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Newcastle ready to dole out £53m for wantaway Gareth Bale

first_img Loading… Newcastle are ‘ready to splash out £53million to offer Real Madrid’s wantaway star Gareth Bale a route back to the Premier League this summer. Bale has been unhappy in Madrid for some time, and it is now expected that he will leave the Spanish capital when the transfer window next opens.It is understood that three clubs are front-runners for the Welshman’s signature with Newcastle the most surprising among them.Elsewhere, David Beckham’s new Inter Miami side are said to be prepared to match his Real Madrid salary to bring him to their new MLS outfit, while Tottenham are also reportedly keen to seal his emotional return to north London. Mohammed bin Salman inching closer to Newcastle take over Newcastle, until recently, would unlikely have been in the running for a player of Bale’s stature, but their impending £300m Saudi takeover would take them to a new level of finance.Advertisement It has been reported that should the takeover go through in the coming weeks, which would see Mike Ashley relinquish control of the club, the Toon would have a large amount of money to spend in the transfer window.In the current coronavirus climate, Real Madrid appear likely to try and cash in on some of their expensive fringe players, with Bale and James Rodriguez among them. Bale left Tottenham for Real Madrid in 2013 and has spent the last seven years in Spain, winning everything on offer. Read AlsoReal Madrid star Gareth Bale admits MLS ambition New buyers of Newcastle are said to be ready not only to turn the fortune of the club around but also fortify the team enough to aim for top four finish and compete in the Champions league. FacebookTwitterWhatsAppEmail分享 center_img Promoted ContentCouples Who Celebrated Their Union In A Unique, Unforgettable Way14 Hilarious Comics Made By Women You Need To Follow Right NowBest Car Manufacturers In The WorldCan Playing Too Many Video Games Hurt Your Body?7 Truly Incredible Facts About Black Holes6 Incredibly Strange Facts About HurricanesBest & Worst Celebrity Endorsed Games Ever Made10 Risky Jobs Some Women DoThis Guy Photoshopped Himself Into Celeb Pics And It’s Hysterical5 Of The World’s Most Unique Theme Parks7 Universities In The World Where Education Costs Too Much11 Most Immersive Game To Play On Your Table Toplast_img read more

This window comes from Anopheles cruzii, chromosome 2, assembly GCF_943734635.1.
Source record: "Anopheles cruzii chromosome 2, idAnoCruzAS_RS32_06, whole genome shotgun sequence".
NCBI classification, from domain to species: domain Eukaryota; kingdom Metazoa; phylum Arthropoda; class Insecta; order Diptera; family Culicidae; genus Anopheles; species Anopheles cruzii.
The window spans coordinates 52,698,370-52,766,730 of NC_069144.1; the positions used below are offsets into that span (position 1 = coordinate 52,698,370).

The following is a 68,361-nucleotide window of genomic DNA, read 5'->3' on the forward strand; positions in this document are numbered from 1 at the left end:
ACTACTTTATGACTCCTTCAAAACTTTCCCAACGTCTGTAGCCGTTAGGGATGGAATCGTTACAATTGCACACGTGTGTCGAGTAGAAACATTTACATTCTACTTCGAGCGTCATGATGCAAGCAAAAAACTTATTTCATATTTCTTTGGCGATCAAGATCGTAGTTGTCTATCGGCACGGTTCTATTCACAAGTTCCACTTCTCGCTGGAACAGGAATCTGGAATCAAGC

Record drop in house prices in Greece

first_imgThe Greek housing market posted the second-worst performance among European Union (EU) countries in the third quarter of 2013, as according to Bank of Greece data prices fell at an annual rate of 9.2 per cent following five years of decline. Eurostat announced this week that Greece was only second to new EU member Croatia in terms of the drop in house prices. At the same time a slowdown was observed in the rate of decline across the eurozone, with the average fall coming to just 1.3 per cent in Q3 compared to an annual slide of 2.4 per cent in the second quarter. Across the EU the drop amounted to no more than 0.5 per cent. The Greek property market picture is unlikely to change in the next few months, even though the total price decrease has reached 32 per cent across the country since the start of the financial crisis. Bank of Greece data published in a recent report points to an average waiting time of 12 months from when properties are put on the market to the actual sale, compared with just five months in 2009. The situation in the market is rapidly deteriorating, as it was only two months earlier that the country’s central bank had estimated the average waiting period before a house is sold at 10 months. Similarly, on average, buyers are able to negotiate 21.5 per cent off the asking price, while in early 2009 the difference was just 12.6 per cent. The Bank of Greece noted that the market continues to be dominated by excessive supply and a considerable decline in demand, which should be attributed to the major increase in unemployment and the reduction in households’ disposable incomes, the rise in property taxes, the instability of the tax framework and the lack of cash flow given banks’ very strict loan terms. Source: ekathimerini Facebook Twitter: @NeosKosmos Instagramlast_img read more